Concerns over voting rights for mentally impaired
WITH Australia’s electorate failing to deliver a decisive verdict, one might wonder how much influence lay in the hands of a large but silent minority.
Some 257,000 Australians have dementia, and the number is predicted to reach a million by 2050.
It is unclear how many of these chose not to vote, but there is no doubting the growing significance of this demographic.
UK academics, at least, are taking up their cause.
In an editorial in the BMJ last month, experts called for greater respect for the voting rights of those with mental impairment – not only the 700,000 British people with dementia but also the 1.2 million with a learning disability.
Dr Marcus Redley and colleagues also raised questions about Australia’s approach to intellectually impaired voters, who can be removed from the electoral roll on a doctor’s advice.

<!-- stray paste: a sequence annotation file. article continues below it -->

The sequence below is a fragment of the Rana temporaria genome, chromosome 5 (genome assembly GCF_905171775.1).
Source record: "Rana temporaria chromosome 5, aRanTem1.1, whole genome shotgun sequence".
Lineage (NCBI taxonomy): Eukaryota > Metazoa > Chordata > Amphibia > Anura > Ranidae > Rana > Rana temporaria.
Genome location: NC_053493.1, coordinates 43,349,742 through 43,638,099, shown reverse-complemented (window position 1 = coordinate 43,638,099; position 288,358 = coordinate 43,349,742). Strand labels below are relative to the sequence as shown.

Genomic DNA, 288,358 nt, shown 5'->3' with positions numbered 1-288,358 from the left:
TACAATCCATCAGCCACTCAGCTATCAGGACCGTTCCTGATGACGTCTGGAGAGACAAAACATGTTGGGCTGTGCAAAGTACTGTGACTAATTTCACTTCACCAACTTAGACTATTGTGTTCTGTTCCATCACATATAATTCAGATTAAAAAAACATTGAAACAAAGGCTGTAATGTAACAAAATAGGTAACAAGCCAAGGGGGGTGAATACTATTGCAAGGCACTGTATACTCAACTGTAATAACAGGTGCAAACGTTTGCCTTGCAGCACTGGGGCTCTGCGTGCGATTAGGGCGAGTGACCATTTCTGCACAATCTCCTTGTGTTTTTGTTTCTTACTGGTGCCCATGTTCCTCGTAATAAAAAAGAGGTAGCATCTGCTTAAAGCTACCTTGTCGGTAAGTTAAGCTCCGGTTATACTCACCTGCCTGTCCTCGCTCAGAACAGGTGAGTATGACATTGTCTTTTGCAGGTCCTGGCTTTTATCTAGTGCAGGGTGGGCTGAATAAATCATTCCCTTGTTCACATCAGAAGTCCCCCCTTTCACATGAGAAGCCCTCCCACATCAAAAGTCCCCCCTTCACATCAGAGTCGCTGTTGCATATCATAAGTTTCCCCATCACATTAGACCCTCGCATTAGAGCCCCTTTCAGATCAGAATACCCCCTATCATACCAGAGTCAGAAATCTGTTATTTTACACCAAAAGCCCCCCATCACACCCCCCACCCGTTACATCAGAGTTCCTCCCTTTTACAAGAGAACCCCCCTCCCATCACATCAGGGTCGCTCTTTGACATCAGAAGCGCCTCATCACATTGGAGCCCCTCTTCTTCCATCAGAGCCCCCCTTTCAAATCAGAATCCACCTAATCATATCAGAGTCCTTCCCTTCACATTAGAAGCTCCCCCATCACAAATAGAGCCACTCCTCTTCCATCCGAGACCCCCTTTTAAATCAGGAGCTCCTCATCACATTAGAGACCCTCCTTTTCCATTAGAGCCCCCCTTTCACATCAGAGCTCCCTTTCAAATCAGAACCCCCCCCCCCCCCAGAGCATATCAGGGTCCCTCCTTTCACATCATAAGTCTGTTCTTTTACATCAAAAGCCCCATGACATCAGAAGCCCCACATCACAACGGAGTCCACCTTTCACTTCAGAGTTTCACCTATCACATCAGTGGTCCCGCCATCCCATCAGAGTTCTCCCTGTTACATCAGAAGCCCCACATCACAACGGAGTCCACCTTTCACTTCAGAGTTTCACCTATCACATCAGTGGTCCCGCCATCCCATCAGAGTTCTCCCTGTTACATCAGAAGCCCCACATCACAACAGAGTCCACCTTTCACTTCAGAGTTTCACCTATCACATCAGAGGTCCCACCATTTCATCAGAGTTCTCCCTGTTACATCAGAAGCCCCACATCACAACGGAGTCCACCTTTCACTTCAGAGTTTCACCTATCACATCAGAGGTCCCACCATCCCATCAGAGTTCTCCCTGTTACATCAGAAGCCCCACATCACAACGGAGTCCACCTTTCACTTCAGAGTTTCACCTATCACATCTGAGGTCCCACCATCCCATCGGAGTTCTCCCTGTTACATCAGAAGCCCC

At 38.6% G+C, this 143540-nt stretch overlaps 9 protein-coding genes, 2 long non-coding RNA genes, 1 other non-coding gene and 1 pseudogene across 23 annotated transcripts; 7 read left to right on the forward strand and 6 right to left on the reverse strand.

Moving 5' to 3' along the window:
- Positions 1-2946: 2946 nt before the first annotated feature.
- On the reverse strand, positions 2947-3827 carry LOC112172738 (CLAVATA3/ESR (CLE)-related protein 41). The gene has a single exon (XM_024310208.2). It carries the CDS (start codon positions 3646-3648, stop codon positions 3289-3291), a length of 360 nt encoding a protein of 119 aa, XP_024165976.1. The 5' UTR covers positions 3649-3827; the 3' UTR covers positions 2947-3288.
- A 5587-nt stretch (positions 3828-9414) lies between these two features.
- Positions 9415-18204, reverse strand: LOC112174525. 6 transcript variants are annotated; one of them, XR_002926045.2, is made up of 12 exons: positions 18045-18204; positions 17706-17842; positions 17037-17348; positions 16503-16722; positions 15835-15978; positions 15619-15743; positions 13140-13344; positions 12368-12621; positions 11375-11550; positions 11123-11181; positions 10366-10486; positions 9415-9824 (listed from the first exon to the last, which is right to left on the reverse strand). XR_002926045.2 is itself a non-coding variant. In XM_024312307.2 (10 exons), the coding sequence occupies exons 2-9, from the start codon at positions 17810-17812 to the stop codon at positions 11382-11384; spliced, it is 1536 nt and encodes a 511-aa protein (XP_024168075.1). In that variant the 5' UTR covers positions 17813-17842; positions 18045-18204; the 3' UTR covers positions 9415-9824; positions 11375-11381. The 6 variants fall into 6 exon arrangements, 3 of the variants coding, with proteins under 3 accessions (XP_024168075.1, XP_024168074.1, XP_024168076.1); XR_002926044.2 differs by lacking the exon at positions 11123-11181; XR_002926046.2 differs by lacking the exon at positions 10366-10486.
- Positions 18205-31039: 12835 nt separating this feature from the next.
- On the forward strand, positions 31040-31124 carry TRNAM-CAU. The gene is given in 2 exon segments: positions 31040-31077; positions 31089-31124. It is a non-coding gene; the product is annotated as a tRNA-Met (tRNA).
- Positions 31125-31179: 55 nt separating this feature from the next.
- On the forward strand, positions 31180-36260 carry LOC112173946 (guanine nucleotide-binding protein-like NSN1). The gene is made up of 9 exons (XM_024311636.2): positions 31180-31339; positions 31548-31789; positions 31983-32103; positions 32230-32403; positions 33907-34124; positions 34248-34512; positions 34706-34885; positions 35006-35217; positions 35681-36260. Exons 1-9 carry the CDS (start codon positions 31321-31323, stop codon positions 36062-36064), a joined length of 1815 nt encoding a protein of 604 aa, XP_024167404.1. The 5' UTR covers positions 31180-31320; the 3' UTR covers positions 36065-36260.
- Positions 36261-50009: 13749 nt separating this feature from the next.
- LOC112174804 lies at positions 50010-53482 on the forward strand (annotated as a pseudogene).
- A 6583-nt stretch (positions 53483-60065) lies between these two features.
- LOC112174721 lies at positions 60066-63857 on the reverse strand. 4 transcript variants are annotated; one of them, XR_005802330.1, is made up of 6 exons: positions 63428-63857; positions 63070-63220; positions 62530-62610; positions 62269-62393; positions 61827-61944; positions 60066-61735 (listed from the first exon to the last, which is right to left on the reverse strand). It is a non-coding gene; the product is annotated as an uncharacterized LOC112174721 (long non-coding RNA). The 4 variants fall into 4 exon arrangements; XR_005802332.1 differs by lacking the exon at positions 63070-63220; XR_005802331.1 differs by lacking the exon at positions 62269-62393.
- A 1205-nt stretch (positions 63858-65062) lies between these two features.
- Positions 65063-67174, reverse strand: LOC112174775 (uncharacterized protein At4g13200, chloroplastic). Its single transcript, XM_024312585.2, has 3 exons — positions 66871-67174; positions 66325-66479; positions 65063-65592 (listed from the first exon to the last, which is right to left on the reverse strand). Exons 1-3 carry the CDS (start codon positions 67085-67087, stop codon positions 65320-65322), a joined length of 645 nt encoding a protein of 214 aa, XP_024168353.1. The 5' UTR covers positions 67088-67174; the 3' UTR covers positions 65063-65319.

In practice, however, they said it was unclear who was being excluded and what rights of redress they had.
With the UK recently emerging from its own close-fought election, and little clear advice on the issue from the UK Government, the authors questioned how many people would have missed their chance to vote.
And with increasing numbers of ways to cast it, how many impaired people would have had their vote fraudulently miscast by someone else?
“Our attitudes towards capacity to vote are important because they reflect our views on citizenship,” said Dr Redley, of the University of Cambridge, and colleagues.
“More needs to be known about how to facilitate voting among people with impaired intellectual abilities. Regardless of any concerns over capacity, he or she has a right to vote.”